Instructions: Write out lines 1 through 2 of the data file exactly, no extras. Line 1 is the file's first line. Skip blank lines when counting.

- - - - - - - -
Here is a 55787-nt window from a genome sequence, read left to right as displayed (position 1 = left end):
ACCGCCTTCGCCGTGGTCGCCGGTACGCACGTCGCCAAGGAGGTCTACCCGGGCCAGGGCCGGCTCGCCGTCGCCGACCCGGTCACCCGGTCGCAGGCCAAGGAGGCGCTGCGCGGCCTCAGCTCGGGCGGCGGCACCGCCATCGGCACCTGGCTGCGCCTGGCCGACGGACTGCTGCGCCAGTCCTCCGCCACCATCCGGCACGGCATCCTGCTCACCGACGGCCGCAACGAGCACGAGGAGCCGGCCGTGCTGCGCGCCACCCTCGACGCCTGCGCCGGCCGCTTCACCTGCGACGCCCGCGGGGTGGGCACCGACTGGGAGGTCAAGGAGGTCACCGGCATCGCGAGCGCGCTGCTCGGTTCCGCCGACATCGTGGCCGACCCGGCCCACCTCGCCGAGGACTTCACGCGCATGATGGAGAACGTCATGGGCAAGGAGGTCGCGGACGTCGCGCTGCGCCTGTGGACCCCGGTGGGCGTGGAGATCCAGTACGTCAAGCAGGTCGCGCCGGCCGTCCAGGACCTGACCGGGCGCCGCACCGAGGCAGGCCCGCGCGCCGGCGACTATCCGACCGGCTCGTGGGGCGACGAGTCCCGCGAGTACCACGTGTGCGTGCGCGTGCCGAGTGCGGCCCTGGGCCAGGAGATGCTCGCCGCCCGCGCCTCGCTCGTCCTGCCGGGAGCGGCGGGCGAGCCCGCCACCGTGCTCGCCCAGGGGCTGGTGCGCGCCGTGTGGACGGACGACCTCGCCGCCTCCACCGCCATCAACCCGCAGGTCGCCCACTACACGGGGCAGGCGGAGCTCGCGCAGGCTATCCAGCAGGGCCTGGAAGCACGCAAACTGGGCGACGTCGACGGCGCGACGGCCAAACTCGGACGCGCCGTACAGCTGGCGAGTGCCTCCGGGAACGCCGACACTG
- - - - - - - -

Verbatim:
Here is a 55787-nt window from a genome sequence, read left to right as displayed (position 1 = left end):
ACCGCCTTCGCCGTGGTCGCCGGTACGCACGTCGCCAAGGAGGTCTACCCGGGCCAGGGCCGGCTCGCCGTCGCCGACCCGGTCACCCGGTCGCAGGCCAAGGAGGCGCTGCGCGGCCTCAGCTCGGGCGGCGGCACCGCCATCGGCACCTGGCTGCGCCTGGCCGACGGACTGCTGCGCCAGTCCTCCGCCACCATCCGGCACGGCATCCTGCTCACCGACGGCCGCAACGAGCACGAGGAGCCGGCCGTGCTGCGCGCCACCCTCGACGCCTGCGCCGGCCGCTTCACCTGCGACGCCCGCGGGGTGGGCACCGACTGGGAGGTCAAGGAGGTCACCGGCATCGCGAGCGCGCTGCTCGGTTCCGCCGACATCGTGGCCGACCCGGCCCACCTCGCCGAGGACTTCACGCGCATGATGGAGAACGTCATGGGCAAGGAGGTCGCGGACGTCGCGCTGCGCCTGTGGACCCCGGTGGGCGTGGAGATCCAGTACGTCAAGCAGGTCGCGCCGGCCGTCCAGGACCTGACCGGGCGCCGCACCGAGGCAGGCCCGCGCGCCGGCGACTATCCGACCGGCTCGTGGGGCGACGAGTCCCGCGAGTACCACGTGTGCGTGCGCGTGCCGAGTGCGGCCCTGGGCCAGGAGATGCTCGCCGCCCGCGCCTCGCTCGTCCTGCCGGGAGCGGCGGGCGAGCCCGCCACCGTGCTCGCCCAGGGGCTGGTGCGCGCCGTGTGGACGGACGACCTCGCCGCCTCCACCGCCATCAACCCGCAGGTCGCCCACTACACGGGGCAGGCGGAGCTCGCGCAGGCTATCCAGCAGGGCCTGGAAGCACGCAAACTGGGCGACGTCGACGGCGCGACGGCCAAACTCGGACGCGCCGTACAGCTGGCGAGTGCCTCCGGGAACGCCGACACTG